PHIN.

Philologie im Netz (PhiN) “is a journal for linguistics, literary, and cultural studies. It publishes articles and reviews within an interdisciplinary framework.” The articles are in various languages, but they have abstracts in English; this one, for instance, is in Spanish but the abstract explains that it “examines the distinctive importance of the grammatical feature ‘colloquiality’ when comparing Spanish and German verbal tense.”
Via wood s lot, which linked to Paul A. Harris’s “Fictions of Globalization: Narrative in the Age of Electronic Media.”

Comments

  1. I find that article somewhat alarming as an example of a linguist at work. Taken as a whole and in detail, the approach seems bass-ackwards. Yet his claim is so dramatically uncontentious, to my way of thinking, that I wonder it should be a subject of scholarly debate: the claim that, as a linguist, you have to pay detailed attention to the way people actually speak. In the present case, “the colloquial implications of tense use should be considered alongside temporal, aspectual and other paremeters in Spanish-German verbal tense comparison”.
    The author naturally enough takes observed speech behavior in Spanish and German as that from which he obtains his generalized descriptions, and against which the descriptions must then be validated. But then he treats the (validated) descriptions as rules for producing speech, particularly in German. Somehow, the emphasis shifts from description to production by rules, and speaking comes to seem like applied chemistry. In other words, you realize that German is not one of his native languages (more about that below).
    There is absolutely nothing wrong with the German sentences whose tenses he compares with those in aptly chosen Spanish “counterparts” nor, in principal, with his characterization of them in terms of colloquial, formal, “diastratic” and “diaphasic”. The German sentences are representative instances of actual speech. The Spanish ones I take on trust, if only because they fit in with my Spanish, which however is not even within hailing distance of perfection – I was pleased to learn something new about the use of morirse in the following:
    (5) He tenido una pleuresía y por poco me muero – He tenido una pleuresía y por poco me hubiera muerto.
    (6) Ich war an einer Rippenfellentzündung erkrankt und wäre beinahe gestorben.
    ["I had an attack of pleuritis and nearly died." Distorting the English for grammatico-didactic purposes, you might say "... and might almost have died". BUT THE GERMAN IN GERMAN IS NOT STIFF AND STRANGE, IT FEELS AND WORKS EXACTLY LIKE "nearly died", and also MEANS "nearly died".]
    What the author then says about the German (6) is convoluted and tautologous:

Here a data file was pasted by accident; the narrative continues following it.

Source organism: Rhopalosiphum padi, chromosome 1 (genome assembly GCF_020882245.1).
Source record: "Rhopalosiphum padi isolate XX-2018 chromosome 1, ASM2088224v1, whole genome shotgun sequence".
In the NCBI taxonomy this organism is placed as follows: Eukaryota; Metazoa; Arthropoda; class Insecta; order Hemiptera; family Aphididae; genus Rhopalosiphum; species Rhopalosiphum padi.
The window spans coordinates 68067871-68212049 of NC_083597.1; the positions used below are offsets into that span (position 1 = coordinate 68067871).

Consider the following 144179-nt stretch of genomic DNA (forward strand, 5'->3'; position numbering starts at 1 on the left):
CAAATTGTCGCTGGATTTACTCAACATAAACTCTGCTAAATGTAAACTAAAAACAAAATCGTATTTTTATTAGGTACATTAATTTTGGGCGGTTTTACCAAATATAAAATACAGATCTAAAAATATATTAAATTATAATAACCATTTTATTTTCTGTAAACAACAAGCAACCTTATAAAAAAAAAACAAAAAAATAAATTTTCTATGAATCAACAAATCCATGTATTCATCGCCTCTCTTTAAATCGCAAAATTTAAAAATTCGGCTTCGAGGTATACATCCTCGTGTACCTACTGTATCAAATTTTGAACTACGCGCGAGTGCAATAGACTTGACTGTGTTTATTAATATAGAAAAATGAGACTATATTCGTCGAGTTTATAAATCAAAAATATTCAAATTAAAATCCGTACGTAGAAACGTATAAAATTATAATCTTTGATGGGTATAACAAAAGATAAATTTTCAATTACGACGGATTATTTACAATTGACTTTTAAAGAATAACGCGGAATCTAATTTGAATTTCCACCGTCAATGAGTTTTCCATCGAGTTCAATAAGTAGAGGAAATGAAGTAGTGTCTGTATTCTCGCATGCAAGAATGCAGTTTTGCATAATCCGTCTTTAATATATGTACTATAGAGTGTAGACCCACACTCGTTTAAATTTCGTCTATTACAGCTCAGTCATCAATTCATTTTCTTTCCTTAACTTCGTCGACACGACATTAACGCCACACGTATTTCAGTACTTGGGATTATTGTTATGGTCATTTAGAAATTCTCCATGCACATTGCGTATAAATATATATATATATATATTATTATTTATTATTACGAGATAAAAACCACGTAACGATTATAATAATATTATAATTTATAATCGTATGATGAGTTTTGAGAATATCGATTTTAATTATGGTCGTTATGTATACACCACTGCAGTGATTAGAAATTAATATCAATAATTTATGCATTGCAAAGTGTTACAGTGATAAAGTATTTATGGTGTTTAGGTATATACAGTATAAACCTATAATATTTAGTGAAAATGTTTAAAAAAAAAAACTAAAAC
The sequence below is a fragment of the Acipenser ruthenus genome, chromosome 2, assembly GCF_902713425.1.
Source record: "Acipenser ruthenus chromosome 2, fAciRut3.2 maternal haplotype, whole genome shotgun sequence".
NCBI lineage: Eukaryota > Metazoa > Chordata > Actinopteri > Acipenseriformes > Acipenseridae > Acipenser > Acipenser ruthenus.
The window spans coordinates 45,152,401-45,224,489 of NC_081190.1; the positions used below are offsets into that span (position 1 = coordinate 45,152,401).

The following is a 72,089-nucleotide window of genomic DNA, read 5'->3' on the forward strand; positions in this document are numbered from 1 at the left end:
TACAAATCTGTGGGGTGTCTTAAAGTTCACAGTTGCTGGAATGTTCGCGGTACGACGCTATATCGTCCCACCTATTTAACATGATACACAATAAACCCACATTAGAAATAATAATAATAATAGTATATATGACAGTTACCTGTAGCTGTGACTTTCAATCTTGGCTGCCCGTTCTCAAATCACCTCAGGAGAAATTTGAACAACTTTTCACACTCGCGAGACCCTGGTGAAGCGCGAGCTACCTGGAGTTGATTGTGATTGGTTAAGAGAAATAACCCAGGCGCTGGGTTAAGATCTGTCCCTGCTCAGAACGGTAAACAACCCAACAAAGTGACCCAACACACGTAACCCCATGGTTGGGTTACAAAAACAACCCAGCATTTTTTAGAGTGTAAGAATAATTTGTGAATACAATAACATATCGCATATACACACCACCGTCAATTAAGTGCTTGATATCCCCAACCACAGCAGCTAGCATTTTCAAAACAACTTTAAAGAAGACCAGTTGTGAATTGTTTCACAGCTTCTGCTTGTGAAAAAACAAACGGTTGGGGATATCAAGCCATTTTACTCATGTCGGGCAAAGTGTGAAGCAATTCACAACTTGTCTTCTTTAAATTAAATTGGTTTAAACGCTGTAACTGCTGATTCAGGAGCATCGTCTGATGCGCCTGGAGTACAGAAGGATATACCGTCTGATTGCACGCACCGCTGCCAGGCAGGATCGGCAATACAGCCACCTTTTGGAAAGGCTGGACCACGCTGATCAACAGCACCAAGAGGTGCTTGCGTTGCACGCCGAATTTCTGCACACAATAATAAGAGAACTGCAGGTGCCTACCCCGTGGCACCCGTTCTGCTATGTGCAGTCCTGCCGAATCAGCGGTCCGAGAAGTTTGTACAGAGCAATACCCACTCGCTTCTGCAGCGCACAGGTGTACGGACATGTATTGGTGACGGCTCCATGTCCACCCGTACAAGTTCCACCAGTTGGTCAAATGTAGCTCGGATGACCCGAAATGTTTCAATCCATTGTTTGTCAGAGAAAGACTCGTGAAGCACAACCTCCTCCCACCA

Con esto se demuestra el carácter modal del presente del conato que se refleja en alemán, idioma en el cual es imposible referirse a enunciados pasados no realizados con el Präsens, pues para la irrealidad de efectuación de una acción en un punto temporal anterior al acto de habla en alemán se utiliza el Konjunktiv II. Nótese que en español el presente de conato conforma la variante informal del pluscuamperfecto de subjuntivo, mientras que en alemán el Konjunktiv II no da pie a una neutralización temporal, por lo que es coloquialmente neutro.

    This shows us the modal character of the praesens de conatu in its German form, a language in which it is impossible to use the present tense to refer to past statements which did not become realities [the author must mean acciones pasadas no realizadas here, "(possible) actions in the past that did not become realities"], because in German the Konjunktiv II is used in a statement to indicate that an occurence prior to the statement, imagined as possibly happening, did not in fact become reality. …

    In other words, you can’t do it in German because it isn’t done in German. Well .. why would anyone want to consider whether something could be said in German in a way in which you don’t say that something in German? That’s what I meant by the imputation that German is not one of the author’s native languages. On the assumption that Spanish is one of the author’s native languages, I see him wondering whether he could get from Spanish to German by dicking around with German tenses as if they were Spanish ones.
    I didn’t try to translate the second sentence in the quote, because I wasn’t able to figure out what the author is trying to say with “neutralización temporal” and “coloquialmente neutro”. Btw, I found that praesens de conatu is one of those old-timey Latin grammar categories, like the supposed 15 different “types of ablative”. That is, it harks back to a time where semantics still groaned under the colonial oppression of “grammar”. [Boy, am I asking for it here!]
    praesens de conatu, “the present tense with a conative aspect. This means that someone is trying to do something but is not necessarily succeeding. Pestilentem domum vendo, ‘I am selling my unhealthy house’. (In context, domum vendo means [both in Latin and in English"] ‘I am trying to sell my house’ or ‘I am offering my house for sale’)”.
    In the present context, of course, it is “something which could happen but does not necessarily happen”, viz. dying.

  2. Good points, and I for one welcome your struggle against the hegemony of colonialist “grammar”!

  3. Alex Fung says:

    The phin is a type of lute originating in Isan with a pear-shaped body played by mostly Ethnic Laotians in Thailand and Laos.frets on the neck over which two or three metal strings run, plucked by pick of the right hand while playing.

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